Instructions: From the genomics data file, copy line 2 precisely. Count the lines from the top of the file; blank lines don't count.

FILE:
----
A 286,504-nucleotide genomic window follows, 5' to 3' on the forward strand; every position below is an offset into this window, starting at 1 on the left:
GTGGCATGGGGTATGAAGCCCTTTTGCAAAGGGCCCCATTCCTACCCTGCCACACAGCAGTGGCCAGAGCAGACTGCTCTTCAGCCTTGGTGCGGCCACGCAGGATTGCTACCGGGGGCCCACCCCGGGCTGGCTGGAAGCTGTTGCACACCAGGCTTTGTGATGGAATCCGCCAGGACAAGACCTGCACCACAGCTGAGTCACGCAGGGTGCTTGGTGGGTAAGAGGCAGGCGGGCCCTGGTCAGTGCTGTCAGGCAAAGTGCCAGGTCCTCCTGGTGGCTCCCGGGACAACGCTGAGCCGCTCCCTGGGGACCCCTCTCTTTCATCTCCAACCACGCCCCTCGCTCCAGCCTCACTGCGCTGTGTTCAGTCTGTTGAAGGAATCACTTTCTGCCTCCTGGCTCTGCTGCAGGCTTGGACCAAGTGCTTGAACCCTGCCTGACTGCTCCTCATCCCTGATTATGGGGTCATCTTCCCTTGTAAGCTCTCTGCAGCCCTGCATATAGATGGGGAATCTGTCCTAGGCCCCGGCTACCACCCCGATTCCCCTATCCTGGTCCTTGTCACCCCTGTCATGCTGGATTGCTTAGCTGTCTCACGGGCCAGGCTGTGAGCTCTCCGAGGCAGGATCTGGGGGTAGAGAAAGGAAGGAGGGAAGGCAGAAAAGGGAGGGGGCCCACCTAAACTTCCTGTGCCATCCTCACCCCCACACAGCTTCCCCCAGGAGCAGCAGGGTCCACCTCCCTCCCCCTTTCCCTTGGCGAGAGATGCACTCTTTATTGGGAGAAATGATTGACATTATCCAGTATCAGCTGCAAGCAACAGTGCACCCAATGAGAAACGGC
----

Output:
GTGGCATGGGGTATGAAGCCCTTTTGCAAAGGGCCCCATTCCTACCCTGCCACACAGCAGTGGCCAGAGCAGACTGCTCTTCAGCCTTGGTGCGGCCACGCAGGATTGCTACCGGGGGCCCACCCCGGGCTGGCTGGAAGCTGTTGCACACCAGGCTTTGTGATGGAATCCGCCAGGACAAGACCTGCACCACAGCTGAGTCACGCAGGGTGCTTGGTGGGTAAGAGGCAGGCGGGCCCTGGTCAGTGCTGTCAGGCAAAGTGCCAGGTCCTCCTGGTGGCTCCCGGGACAACGCTGAGCCGCTCCCTGGGGACCCCTCTCTTTCATCTCCAACCACGCCCCTCGCTCCAGCCTCACTGCGCTGTGTTCAGTCTGTTGAAGGAATCACTTTCTGCCTCCTGGCTCTGCTGCAGGCTTGGACCAAGTGCTTGAACCCTGCCTGACTGCTCCTCATCCCTGATTATGGGGTCATCTTCCCTTGTAAGCTCTCTGCAGCCCTGCATATAGATGGGGAATCTGTCCTAGGCCCCGGCTACCACCCCGATTCCCCTATCCTGGTCCTTGTCACCCCTGTCATGCTGGATTGCTTAGCTGTCTCACGGGCCAGGCTGTGAGCTCTCCGAGGCAGGATCTGGGGGTAGAGAAAGGAAGGAGGGAAGGCAGAAAAGGGAGGGGGCCCACCTAAACTTCCTGTGCCATCCTCACCCCCACACAGCTTCCCCCAGGAGCAGCAGGGTCCACCTCCCTCCCCCTTTCCCTTGGCGAGAGATGCACTCTTTATTGGGAGAAATGATTGACATTATCCAGTATCAGCTGCAAGCAACAGTGCACCCAATGAGAAACGGC